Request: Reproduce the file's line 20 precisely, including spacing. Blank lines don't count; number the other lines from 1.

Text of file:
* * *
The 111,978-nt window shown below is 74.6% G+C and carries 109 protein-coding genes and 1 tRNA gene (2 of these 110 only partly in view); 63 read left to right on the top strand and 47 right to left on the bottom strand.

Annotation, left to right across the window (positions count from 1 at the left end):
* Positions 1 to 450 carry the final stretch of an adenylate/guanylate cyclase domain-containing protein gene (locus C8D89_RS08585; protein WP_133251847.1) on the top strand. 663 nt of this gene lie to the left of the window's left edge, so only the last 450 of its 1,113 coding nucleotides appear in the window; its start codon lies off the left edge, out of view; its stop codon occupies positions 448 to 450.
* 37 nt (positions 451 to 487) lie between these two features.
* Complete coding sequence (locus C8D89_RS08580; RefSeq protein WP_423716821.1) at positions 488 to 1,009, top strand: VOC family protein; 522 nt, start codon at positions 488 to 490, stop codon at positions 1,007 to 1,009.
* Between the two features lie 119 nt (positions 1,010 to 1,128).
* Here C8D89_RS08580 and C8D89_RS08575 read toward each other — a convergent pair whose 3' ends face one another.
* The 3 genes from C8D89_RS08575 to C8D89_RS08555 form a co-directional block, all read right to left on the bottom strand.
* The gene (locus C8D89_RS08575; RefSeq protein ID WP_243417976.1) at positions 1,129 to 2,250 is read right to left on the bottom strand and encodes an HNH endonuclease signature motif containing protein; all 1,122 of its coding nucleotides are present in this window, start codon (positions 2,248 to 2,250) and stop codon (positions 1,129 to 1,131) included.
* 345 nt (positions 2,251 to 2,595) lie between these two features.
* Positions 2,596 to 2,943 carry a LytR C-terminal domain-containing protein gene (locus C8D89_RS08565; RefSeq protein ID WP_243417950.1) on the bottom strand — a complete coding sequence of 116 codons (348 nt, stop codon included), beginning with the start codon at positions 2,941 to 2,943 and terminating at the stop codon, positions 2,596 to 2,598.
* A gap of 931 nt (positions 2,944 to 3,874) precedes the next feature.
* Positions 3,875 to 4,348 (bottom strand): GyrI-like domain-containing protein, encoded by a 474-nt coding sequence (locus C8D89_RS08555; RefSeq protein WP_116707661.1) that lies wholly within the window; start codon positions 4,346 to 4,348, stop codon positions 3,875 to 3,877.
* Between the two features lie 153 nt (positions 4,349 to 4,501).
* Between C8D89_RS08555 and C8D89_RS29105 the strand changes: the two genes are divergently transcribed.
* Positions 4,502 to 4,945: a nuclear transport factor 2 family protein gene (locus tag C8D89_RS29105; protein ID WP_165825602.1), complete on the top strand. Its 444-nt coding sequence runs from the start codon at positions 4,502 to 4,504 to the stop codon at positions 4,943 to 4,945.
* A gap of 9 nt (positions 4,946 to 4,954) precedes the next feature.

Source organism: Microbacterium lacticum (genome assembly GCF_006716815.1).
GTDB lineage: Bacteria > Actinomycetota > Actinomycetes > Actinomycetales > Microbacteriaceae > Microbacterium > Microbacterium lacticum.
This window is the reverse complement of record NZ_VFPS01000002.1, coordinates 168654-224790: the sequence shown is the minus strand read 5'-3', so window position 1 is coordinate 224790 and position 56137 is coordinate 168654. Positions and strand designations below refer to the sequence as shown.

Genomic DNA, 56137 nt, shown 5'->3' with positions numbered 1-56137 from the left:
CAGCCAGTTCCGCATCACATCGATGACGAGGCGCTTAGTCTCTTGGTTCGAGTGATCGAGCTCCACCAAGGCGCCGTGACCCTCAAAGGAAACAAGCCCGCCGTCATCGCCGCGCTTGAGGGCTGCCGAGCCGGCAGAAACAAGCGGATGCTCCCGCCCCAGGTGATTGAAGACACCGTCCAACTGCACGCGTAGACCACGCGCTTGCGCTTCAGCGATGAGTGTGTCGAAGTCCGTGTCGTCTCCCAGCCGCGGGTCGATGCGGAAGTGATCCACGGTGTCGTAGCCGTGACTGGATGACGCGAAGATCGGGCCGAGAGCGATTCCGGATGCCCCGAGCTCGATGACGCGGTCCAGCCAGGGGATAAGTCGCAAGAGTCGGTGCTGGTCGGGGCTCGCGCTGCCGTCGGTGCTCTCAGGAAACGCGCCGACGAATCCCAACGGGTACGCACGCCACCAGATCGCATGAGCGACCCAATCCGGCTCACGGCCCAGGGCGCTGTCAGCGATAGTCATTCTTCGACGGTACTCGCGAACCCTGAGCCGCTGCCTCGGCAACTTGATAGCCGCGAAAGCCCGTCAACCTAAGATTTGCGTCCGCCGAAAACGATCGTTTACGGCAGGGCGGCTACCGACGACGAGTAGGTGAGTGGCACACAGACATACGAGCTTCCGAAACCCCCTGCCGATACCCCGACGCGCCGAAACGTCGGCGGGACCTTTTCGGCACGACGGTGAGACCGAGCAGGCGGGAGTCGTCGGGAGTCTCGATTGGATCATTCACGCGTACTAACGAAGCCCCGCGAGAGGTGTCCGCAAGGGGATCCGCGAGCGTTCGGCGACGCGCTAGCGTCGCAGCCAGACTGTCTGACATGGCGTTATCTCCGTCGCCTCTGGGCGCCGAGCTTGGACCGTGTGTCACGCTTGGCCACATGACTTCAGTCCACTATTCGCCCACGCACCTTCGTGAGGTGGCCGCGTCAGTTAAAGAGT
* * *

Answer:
This window is the reverse complement of record NZ_VFPS01000002.1, coordinates 168654-224790: the sequence shown is the minus strand read 5'-3', so window position 1 is coordinate 224790 and position 56137 is coordinate 168654. Positions and strand designations below refer to the sequence as shown.